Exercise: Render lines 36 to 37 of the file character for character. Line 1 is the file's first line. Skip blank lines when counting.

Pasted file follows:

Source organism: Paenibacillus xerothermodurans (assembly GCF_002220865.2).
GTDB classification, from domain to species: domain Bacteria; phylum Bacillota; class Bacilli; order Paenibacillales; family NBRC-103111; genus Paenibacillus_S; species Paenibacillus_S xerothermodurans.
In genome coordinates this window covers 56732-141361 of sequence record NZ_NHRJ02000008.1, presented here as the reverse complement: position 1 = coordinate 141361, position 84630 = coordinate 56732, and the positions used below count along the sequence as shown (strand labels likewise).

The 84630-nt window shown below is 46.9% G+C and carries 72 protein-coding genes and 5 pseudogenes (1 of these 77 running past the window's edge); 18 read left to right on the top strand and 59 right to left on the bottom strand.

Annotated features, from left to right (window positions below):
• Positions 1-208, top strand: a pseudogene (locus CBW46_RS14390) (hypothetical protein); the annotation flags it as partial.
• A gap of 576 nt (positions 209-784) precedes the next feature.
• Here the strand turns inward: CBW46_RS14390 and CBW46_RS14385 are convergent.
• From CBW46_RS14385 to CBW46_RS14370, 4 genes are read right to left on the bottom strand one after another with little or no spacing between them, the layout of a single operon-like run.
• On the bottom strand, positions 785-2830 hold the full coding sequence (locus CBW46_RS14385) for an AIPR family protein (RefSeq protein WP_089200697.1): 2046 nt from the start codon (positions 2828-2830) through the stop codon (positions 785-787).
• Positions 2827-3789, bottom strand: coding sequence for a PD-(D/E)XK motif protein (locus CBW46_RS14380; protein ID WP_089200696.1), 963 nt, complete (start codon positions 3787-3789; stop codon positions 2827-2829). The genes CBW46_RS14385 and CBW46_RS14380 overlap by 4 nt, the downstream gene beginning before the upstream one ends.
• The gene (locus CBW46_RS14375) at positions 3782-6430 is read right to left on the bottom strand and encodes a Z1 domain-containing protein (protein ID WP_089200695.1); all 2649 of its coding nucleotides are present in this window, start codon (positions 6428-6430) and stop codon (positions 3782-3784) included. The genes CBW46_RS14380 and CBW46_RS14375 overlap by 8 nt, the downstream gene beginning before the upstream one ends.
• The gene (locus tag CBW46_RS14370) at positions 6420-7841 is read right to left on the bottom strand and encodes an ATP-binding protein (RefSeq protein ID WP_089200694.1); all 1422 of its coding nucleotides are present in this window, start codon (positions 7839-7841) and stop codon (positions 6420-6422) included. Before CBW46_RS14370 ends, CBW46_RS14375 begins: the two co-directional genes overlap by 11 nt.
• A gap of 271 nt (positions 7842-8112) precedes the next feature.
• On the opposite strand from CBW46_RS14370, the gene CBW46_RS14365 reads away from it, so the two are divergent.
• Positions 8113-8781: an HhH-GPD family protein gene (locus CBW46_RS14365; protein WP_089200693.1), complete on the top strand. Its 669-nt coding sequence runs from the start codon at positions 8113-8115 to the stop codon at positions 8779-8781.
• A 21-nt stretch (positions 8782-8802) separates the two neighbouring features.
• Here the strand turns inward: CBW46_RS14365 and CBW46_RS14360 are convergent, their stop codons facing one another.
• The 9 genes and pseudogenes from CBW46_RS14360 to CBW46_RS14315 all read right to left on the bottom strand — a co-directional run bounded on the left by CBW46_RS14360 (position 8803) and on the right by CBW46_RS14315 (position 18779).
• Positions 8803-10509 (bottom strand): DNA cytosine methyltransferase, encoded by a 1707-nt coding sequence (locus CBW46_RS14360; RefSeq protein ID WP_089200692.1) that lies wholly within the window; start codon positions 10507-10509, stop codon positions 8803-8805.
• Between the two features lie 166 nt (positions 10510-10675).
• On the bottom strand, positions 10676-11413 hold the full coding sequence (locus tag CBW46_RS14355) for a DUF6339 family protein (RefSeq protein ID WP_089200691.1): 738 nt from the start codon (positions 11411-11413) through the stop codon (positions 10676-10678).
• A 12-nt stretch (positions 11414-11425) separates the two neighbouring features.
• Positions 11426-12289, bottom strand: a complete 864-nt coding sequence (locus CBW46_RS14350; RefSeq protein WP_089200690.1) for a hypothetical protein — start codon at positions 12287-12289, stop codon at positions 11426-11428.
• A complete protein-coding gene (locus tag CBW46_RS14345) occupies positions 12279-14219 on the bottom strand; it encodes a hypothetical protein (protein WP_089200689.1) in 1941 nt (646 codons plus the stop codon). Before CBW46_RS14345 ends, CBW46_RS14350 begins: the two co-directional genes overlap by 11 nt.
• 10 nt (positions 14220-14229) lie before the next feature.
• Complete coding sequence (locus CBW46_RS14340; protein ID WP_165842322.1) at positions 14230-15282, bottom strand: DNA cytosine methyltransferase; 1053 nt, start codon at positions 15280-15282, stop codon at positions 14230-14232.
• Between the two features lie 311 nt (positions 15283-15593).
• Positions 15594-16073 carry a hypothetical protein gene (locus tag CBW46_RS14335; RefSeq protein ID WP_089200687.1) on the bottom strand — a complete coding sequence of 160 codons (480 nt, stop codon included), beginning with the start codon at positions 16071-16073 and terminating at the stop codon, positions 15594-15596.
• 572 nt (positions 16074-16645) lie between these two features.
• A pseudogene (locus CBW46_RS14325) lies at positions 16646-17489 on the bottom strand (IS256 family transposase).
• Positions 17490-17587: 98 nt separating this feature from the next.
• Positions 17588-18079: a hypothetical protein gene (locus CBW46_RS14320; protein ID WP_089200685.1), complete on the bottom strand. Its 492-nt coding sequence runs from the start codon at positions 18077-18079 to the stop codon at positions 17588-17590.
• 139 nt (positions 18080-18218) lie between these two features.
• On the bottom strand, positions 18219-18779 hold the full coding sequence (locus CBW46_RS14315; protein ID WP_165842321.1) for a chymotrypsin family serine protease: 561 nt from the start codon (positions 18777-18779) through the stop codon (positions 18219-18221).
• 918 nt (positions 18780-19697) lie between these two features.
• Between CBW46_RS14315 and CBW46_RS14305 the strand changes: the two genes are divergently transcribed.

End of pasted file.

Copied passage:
• 918 nt (positions 18780-19697) lie between these two features.
• Between CBW46_RS14315 and CBW46_RS14305 the strand changes: the two genes are divergently transcribed.